The Boston Bruins open up defense of their Stanley Cup championship tomorrow night with basically the same team that left the ice with sport’s most valued trophy on June 15. That, however, does not guarantee anything for the 2011-12 season. Like every team, the Bruins are facing a long battle as the regular season starts/ Here are a few areas in which the Bruins must improve if they are to stay on top with the entire league gunning for them:
1. The Power Play: The Bruins won the Stanley Cup despite scoring on just 11.4 percent of their power play chances (10 for 88) – an abysmal number that included 0-for-21 against Montreal, 2-for-16 against Philadelphia, and 3-for-24 against Tampa Bay. It improved in the finals, as Boston went 5-for-27 against Vancouver.
The Bruins were not much better in the regular season, ranking 20th in percentage (16.2) and 26th in power play goals (43).
The addition of Joe Corvo might help, as he, unlike Tomas Kaberle, is not afraid to fire a shot from the point. However, Boston’s issues went much deeper than Kaberle and guys like Tyler Seguin, Nathan Horton, Milan Lucic, and David Krejci need to perform better if the power play is to improve.
2. Tyler Seguin: Claude Julien spent much of the 2010-11 season teaching Seguin to learn how to take responsibility on face-offs, in the neutral zone, and in the defensive zone. Though he can still be a liability at times, Seguin did improve at taking care of business without the puck, and with 10 more pounds of muscle on his frame this year, one would expect him to be more physical.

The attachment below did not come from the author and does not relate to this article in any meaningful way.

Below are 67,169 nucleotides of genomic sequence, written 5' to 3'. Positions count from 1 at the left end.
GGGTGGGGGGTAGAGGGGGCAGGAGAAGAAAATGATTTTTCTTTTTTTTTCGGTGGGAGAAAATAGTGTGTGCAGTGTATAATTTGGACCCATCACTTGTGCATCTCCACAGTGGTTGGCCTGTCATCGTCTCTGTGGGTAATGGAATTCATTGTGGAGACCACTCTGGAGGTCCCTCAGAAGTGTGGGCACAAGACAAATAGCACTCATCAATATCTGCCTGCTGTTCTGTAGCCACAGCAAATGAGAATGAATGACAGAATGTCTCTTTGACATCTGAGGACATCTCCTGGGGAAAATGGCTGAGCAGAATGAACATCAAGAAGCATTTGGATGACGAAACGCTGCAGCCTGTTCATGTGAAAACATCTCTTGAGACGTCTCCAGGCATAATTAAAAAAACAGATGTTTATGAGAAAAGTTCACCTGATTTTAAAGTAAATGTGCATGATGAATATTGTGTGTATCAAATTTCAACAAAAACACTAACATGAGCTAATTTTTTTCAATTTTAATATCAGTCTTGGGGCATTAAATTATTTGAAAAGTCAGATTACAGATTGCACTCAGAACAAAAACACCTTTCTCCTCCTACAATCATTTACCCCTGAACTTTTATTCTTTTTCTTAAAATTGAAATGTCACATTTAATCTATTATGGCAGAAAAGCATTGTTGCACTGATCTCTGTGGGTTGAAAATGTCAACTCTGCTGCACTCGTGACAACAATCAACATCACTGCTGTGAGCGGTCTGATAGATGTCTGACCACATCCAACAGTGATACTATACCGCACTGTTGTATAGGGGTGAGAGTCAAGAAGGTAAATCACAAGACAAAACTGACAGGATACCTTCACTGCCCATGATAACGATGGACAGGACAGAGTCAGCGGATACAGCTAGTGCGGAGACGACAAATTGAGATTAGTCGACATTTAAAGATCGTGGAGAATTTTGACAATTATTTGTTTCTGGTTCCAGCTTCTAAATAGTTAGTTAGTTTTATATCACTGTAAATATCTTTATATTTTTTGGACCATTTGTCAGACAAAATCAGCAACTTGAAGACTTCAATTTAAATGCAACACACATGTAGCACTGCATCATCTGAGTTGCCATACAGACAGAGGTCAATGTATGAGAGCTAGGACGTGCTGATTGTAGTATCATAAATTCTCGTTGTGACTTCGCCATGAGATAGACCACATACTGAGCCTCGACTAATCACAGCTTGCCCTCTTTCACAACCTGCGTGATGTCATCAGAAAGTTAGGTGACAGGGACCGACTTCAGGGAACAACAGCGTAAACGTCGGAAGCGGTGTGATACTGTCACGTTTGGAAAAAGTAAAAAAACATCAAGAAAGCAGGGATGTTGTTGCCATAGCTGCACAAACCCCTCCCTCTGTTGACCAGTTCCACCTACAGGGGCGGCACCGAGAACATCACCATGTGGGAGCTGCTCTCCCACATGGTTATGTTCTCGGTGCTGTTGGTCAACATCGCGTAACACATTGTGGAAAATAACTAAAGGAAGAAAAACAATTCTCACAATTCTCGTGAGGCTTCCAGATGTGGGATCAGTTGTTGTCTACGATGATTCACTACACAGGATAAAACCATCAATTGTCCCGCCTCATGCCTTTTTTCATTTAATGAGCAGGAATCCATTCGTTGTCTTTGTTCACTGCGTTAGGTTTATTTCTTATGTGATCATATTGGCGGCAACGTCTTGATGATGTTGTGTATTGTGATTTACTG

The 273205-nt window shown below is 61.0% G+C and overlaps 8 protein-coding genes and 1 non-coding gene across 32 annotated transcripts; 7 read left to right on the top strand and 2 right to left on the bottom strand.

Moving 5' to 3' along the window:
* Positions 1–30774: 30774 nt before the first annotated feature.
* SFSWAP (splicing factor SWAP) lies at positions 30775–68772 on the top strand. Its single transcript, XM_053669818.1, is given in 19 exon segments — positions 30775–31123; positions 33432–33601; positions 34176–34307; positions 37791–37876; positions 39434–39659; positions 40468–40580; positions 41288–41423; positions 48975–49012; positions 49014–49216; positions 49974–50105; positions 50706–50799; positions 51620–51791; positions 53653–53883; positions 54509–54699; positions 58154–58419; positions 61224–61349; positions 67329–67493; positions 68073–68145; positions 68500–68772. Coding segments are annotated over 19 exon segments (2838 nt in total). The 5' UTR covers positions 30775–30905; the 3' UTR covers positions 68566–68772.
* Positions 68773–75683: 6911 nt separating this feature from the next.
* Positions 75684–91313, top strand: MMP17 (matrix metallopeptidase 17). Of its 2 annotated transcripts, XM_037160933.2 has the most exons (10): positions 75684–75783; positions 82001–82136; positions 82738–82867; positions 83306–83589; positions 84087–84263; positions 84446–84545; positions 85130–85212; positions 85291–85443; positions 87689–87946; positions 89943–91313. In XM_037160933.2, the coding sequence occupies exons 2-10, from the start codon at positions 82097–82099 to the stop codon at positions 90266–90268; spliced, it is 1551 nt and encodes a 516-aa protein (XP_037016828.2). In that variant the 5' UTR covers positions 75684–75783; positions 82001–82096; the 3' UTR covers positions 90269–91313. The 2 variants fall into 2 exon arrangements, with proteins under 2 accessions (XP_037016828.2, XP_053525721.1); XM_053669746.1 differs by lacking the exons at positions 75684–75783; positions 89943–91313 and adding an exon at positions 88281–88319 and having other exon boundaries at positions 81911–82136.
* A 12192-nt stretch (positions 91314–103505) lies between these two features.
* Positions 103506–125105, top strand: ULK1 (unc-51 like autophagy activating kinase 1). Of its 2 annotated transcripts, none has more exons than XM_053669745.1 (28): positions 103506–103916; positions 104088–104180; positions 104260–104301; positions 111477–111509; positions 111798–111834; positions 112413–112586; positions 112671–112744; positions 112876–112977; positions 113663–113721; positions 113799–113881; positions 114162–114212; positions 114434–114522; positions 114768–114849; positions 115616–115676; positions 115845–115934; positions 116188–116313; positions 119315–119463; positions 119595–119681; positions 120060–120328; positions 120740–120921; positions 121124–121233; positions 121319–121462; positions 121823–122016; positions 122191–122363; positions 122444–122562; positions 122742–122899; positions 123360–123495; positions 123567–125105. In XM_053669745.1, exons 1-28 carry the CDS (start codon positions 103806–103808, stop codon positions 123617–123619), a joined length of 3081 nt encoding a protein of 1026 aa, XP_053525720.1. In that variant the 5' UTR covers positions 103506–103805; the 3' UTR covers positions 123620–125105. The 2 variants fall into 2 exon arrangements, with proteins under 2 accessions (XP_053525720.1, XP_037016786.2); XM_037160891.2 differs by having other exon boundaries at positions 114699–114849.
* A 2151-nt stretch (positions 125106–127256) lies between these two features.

The Bruins also need Seguin to establish himself as an offensive threat, He showed flashes of it throughout the season and in a couple games against Tampa Bay. But the Bruins did not sleect Seguin second overall to be another Michael Ryder (without the defense); they picked him to be a star. Time to start making progress toward that potential.
3. Stanley Cup hangover: Like it or not, there is such a thing as the Stanley Cup hangover. Admittedly, it usually affects both teams in the final, and the Bruins will feel some effect. Many of the Bruins spent a large part of the summer in party mode (deservedly so) and the off-season was already shortened for the players.
The biggest factor won’t be the conditioning, though, it will be the fact that it is impossible to match the intensity of three seven-game series and a Stanley Cup final. There is no way a January game with Ottawa (or even perennially the hated Vancouver Canucks will ever compare to even Game 1 of the Stanley Cup playoffs with Montreal. Getting up for these games will be a challenge, but if the Bruins want to be somewhere near the top of the Eastern Conference standings, they need to find a way to play their best in the majority of those games.